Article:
HARTFORD, Connecticut — A new analysis has found the estimated “preventable cost” of treating unvaccinated adults in Connecticut’s acute care hospitals for COVID-19 was at least $4.2 million for June and $5.3 million for July.
The final tally could be higher, however. The Connecticut Hospital Association, which provided the analysis to Senate Majority Leader Bob Duff, relied on a national model developed by KFF and the Peterson Center on Healthcare that assumed the approximate cost is $20,000 per COVID-related admission.
Paul Kidwell of the hospital association says the figures indicate the enormous strain COVID has put on the system.
Hospitalizations in Connecticut continue to decline while cases still rise due to the Delta variant.
As of Wednesday, Gov. Ned Lamont reported that Connecticut administered 23,994 tests on Wednesday and 712 came back positive, yielding a positivity rate of 2.97% for the day.
This summer’s coronavirus resurgence has been labeled a “pandemic of the unvaccinated” by government officials from President Joe Biden on down.
The sound bite captures the glaring reality that unvaccinated people overwhelmingly account for new cases and serious infections, with a recent study of government data showing that hospitalization rates among unvaccinated adults were 17 times higher than among those fully vaccinated.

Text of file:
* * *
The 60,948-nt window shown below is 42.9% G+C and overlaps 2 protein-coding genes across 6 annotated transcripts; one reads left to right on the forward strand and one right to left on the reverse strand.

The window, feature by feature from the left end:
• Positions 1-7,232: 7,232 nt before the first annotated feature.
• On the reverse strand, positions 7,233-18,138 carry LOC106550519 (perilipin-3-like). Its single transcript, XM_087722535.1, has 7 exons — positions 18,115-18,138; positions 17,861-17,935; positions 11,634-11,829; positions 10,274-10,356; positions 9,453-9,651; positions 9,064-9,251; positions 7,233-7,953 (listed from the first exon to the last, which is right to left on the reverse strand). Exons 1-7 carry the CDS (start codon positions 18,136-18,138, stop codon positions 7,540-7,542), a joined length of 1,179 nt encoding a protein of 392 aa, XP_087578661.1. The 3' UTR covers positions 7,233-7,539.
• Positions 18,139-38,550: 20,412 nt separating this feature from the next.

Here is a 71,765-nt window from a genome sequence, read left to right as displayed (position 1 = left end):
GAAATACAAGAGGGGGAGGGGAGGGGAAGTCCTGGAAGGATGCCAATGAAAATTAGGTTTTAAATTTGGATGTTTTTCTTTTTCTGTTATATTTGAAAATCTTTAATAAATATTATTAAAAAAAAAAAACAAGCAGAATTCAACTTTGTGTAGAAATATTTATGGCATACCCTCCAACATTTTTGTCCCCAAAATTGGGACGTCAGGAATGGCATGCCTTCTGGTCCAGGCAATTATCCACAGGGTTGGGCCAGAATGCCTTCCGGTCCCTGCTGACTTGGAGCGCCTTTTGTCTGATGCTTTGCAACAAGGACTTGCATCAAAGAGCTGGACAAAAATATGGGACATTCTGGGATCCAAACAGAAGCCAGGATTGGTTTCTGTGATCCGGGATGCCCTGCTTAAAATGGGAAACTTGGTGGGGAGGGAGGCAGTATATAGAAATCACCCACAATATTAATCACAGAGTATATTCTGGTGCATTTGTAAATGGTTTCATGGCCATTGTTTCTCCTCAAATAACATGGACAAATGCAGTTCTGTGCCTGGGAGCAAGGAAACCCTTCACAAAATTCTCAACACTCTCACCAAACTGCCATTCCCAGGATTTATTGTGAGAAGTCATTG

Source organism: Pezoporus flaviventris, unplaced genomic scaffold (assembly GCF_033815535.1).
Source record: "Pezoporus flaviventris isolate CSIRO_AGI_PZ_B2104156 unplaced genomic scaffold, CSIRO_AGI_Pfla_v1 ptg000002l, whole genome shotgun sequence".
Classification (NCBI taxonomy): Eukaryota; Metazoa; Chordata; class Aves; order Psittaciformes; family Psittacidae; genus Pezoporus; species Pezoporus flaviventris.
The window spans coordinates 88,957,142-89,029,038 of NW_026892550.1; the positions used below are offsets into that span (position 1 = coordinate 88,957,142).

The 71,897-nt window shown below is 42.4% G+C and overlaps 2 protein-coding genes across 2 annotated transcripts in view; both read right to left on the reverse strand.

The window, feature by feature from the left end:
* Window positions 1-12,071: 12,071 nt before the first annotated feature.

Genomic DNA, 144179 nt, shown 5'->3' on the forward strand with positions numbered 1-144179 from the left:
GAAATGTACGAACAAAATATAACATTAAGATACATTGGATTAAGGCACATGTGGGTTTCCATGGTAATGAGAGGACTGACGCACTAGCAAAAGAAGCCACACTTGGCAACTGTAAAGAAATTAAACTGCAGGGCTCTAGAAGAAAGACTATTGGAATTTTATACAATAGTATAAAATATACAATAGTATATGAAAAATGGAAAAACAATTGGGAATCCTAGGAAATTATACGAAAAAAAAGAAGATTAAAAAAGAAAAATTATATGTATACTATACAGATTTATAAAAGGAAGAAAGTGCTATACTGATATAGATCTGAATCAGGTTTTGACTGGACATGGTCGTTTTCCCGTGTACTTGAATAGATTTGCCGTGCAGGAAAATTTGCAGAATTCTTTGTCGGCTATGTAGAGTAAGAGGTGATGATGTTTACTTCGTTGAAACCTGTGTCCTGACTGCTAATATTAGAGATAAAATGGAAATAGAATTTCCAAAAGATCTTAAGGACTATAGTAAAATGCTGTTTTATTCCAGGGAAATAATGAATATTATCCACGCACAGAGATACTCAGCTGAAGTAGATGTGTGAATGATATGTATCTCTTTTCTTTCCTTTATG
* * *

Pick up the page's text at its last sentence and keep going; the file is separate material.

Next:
But the term doesn’t appear to be changing hearts and minds among unvaccinated people. And it doesn’t tell the whole story, with some breakthrough infections occurring among the fully vaccinated. That's led health officials to recommend a return to masks and a round of booster shots.
“It is true that the unvaccinated are the biggest driver, but we mustn't forget that the vaccinated are part of it as well, in part because of the delta variant,” said Dr. Eric Topol, professor of molecular medicine at Scripps Research in La Jolla, California. “The pandemic clearly involves all people, not just the unvaccinated.”
A poll from The Associated Press-NORC Center for Public Affairs Research in July found that 45% of adults who had not yet received a vaccine said they definitely would not get it, and 35% probably would not. Nearly 2 in 3 (64%) unvaccinated adults said they had little to no confidence the shots are effective against mutations like the delta variant, although public health data show vaccination dramatically reduces the risk of serious illness, hospitalization and death. Just 3% of unvaccinated adults said they would definitely get vaccinated.
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